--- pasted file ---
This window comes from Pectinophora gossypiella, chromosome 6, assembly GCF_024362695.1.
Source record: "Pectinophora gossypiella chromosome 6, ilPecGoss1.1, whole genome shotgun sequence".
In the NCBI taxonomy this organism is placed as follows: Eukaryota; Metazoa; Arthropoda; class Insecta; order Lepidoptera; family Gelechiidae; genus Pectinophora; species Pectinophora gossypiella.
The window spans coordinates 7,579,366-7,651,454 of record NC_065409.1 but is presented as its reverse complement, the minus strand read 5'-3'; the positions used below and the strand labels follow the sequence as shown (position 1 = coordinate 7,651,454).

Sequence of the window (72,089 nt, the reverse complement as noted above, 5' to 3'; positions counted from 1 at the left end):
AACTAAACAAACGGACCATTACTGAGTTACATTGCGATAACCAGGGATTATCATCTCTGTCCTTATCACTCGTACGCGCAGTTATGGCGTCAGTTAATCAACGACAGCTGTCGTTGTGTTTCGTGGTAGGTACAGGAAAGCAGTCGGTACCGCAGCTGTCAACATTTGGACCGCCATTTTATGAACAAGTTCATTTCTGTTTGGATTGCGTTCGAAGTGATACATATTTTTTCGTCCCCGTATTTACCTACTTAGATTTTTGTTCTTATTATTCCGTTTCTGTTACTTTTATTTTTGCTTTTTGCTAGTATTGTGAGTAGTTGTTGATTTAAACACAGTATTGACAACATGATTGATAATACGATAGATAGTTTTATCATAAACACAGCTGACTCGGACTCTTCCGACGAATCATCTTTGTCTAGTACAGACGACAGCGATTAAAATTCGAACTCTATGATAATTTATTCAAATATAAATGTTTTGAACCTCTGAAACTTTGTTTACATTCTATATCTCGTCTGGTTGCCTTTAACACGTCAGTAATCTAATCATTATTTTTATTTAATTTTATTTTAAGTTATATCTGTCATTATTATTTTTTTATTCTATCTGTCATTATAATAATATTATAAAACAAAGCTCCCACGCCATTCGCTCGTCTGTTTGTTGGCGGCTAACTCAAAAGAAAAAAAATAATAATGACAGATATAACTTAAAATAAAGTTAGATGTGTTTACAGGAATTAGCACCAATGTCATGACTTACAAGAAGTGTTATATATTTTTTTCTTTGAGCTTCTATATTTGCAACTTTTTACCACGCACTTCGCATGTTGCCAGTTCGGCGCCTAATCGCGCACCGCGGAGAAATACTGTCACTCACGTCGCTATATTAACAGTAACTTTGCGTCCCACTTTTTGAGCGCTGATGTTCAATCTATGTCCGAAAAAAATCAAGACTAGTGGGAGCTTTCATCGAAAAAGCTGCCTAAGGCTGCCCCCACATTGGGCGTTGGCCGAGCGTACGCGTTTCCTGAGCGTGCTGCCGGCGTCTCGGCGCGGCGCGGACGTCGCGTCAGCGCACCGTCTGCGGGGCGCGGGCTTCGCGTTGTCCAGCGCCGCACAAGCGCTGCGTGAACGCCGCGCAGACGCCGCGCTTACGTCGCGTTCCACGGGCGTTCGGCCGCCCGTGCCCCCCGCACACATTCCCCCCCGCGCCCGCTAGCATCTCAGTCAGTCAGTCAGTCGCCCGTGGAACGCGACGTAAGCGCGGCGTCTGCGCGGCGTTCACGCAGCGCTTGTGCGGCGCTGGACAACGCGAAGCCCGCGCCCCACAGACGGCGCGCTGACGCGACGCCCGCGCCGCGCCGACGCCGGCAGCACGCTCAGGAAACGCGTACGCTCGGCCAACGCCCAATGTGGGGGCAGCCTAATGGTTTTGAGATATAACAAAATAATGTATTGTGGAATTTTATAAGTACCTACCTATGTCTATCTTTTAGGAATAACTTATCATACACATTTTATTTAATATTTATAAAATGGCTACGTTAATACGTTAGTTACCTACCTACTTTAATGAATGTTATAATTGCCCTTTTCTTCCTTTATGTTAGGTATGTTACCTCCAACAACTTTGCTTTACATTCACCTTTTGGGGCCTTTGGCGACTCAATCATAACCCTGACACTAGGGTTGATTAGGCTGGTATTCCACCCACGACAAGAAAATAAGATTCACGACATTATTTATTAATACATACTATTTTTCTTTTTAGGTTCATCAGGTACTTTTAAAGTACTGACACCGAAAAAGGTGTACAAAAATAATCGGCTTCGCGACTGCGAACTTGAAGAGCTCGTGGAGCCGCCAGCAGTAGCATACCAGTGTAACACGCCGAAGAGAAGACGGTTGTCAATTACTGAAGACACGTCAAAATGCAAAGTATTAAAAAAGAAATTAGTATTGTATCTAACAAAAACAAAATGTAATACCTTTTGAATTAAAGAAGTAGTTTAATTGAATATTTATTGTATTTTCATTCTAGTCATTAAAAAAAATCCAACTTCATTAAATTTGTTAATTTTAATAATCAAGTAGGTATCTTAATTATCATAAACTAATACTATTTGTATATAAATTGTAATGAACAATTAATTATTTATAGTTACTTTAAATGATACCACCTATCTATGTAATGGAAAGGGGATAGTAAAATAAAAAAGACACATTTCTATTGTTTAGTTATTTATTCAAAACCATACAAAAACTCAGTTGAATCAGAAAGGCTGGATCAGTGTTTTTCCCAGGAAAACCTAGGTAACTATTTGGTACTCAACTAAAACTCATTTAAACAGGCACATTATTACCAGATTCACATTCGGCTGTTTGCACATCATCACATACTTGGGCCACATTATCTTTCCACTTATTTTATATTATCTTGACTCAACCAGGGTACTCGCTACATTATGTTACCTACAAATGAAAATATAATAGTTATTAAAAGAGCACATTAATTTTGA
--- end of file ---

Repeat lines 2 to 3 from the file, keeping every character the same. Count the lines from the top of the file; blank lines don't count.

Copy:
Source record: "Pectinophora gossypiella chromosome 6, ilPecGoss1.1, whole genome shotgun sequence".
In the NCBI taxonomy this organism is placed as follows: Eukaryota; Metazoa; Arthropoda; class Insecta; order Lepidoptera; family Gelechiidae; genus Pectinophora; species Pectinophora gossypiella.